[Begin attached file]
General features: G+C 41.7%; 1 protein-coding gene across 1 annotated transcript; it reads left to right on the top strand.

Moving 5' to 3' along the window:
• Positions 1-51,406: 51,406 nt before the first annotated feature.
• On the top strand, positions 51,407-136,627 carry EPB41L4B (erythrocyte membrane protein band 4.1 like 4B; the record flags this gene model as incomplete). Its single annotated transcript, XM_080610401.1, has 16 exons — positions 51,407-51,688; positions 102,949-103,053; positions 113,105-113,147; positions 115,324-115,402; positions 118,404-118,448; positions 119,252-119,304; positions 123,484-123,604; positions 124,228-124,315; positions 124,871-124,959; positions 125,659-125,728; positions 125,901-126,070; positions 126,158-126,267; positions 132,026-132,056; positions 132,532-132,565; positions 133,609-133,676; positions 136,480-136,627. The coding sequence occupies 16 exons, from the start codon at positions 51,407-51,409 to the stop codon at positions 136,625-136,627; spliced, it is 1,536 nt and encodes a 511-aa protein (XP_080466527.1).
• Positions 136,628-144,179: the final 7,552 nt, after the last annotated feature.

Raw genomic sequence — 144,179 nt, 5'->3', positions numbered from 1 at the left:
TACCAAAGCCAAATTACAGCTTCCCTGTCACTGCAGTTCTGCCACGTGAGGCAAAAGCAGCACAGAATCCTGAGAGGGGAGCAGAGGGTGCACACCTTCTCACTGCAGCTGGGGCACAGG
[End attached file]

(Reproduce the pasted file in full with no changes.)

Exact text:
General features: G+C 41.7%; 1 protein-coding gene across 1 annotated transcript; it reads left to right on the top strand.

Moving 5' to 3' along the window:
• Positions 1-51,406: 51,406 nt before the first annotated feature.
• On the top strand, positions 51,407-136,627 carry EPB41L4B (erythrocyte membrane protein band 4.1 like 4B; the record flags this gene model as incomplete). Its single annotated transcript, XM_080610401.1, has 16 exons — positions 51,407-51,688; positions 102,949-103,053; positions 113,105-113,147; positions 115,324-115,402; positions 118,404-118,448; positions 119,252-119,304; positions 123,484-123,604; positions 124,228-124,315; positions 124,871-124,959; positions 125,659-125,728; positions 125,901-126,070; positions 126,158-126,267; positions 132,026-132,056; positions 132,532-132,565; positions 133,609-133,676; positions 136,480-136,627. The coding sequence occupies 16 exons, from the start codon at positions 51,407-51,409 to the stop codon at positions 136,625-136,627; spliced, it is 1,536 nt and encodes a 511-aa protein (XP_080466527.1).
• Positions 136,628-144,179: the final 7,552 nt, after the last annotated feature.

Raw genomic sequence — 144,179 nt, 5'->3', positions numbered from 1 at the left:
TACCAAAGCCAAATTACAGCTTCCCTGTCACTGCAGTTCTGCCACGTGAGGCAAAAGCAGCACAGAATCCTGAGAGGGGAGCAGAGGGTGCACACCTTCTCACTGCAGCTGGGGCACAGG